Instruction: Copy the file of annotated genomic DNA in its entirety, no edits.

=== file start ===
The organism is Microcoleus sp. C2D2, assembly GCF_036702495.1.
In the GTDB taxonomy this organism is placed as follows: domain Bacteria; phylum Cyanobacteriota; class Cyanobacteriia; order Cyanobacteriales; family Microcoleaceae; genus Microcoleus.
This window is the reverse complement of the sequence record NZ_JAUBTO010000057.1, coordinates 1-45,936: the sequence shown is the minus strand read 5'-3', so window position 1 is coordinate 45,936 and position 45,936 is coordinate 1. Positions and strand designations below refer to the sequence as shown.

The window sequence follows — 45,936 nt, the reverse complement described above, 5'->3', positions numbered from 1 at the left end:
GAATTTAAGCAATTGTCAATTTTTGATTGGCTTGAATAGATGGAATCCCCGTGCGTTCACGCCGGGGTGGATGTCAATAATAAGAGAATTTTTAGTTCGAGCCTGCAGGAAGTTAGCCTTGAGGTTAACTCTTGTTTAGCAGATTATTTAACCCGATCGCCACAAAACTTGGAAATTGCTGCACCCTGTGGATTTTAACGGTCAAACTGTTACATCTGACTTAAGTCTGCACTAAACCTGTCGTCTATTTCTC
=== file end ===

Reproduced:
The organism is Microcoleus sp. C2D2, assembly GCF_036702495.1.
In the GTDB taxonomy this organism is placed as follows: domain Bacteria; phylum Cyanobacteriota; class Cyanobacteriia; order Cyanobacteriales; family Microcoleaceae; genus Microcoleus.
This window is the reverse complement of the sequence record NZ_JAUBTO010000057.1, coordinates 1-45,936: the sequence shown is the minus strand read 5'-3', so window position 1 is coordinate 45,936 and position 45,936 is coordinate 1. Positions and strand designations below refer to the sequence as shown.

The window sequence follows — 45,936 nt, the reverse complement described above, 5'->3', positions numbered from 1 at the left end:
GAATTTAAGCAATTGTCAATTTTTGATTGGCTTGAATAGATGGAATCCCCGTGCGTTCACGCCGGGGTGGATGTCAATAATAAGAGAATTTTTAGTTCGAGCCTGCAGGAAGTTAGCCTTGAGGTTAACTCTTGTTTAGCAGATTATTTAACCCGATCGCCACAAAACTTGGAAATTGCTGCACCCTGTGGATTTTAACGGTCAAACTGTTACATCTGACTTAAGTCTGCACTAAACCTGTCGTCTATTTCTC